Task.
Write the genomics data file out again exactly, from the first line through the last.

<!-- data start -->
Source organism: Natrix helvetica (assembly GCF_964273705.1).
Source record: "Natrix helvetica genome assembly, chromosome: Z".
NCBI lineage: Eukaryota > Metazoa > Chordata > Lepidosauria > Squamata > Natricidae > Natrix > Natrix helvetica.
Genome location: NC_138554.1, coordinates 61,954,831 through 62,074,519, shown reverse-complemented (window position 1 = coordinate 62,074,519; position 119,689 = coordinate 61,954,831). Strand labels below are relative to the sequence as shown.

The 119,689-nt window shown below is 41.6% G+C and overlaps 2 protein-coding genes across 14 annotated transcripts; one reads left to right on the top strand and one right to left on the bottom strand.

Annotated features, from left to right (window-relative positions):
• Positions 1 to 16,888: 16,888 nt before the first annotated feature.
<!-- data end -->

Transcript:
Source organism: Natrix helvetica (assembly GCF_964273705.1).
Source record: "Natrix helvetica genome assembly, chromosome: Z".
NCBI lineage: Eukaryota > Metazoa > Chordata > Lepidosauria > Squamata > Natricidae > Natrix > Natrix helvetica.
Genome location: NC_138554.1, coordinates 61,954,831 through 62,074,519, shown reverse-complemented (window position 1 = coordinate 62,074,519; position 119,689 = coordinate 61,954,831). Strand labels below are relative to the sequence as shown.

The 119,689-nt window shown below is 41.6% G+C and overlaps 2 protein-coding genes across 14 annotated transcripts; one reads left to right on the top strand and one right to left on the bottom strand.

Annotated features, from left to right (window-relative positions):
• Positions 1 to 16,888: 16,888 nt before the first annotated feature.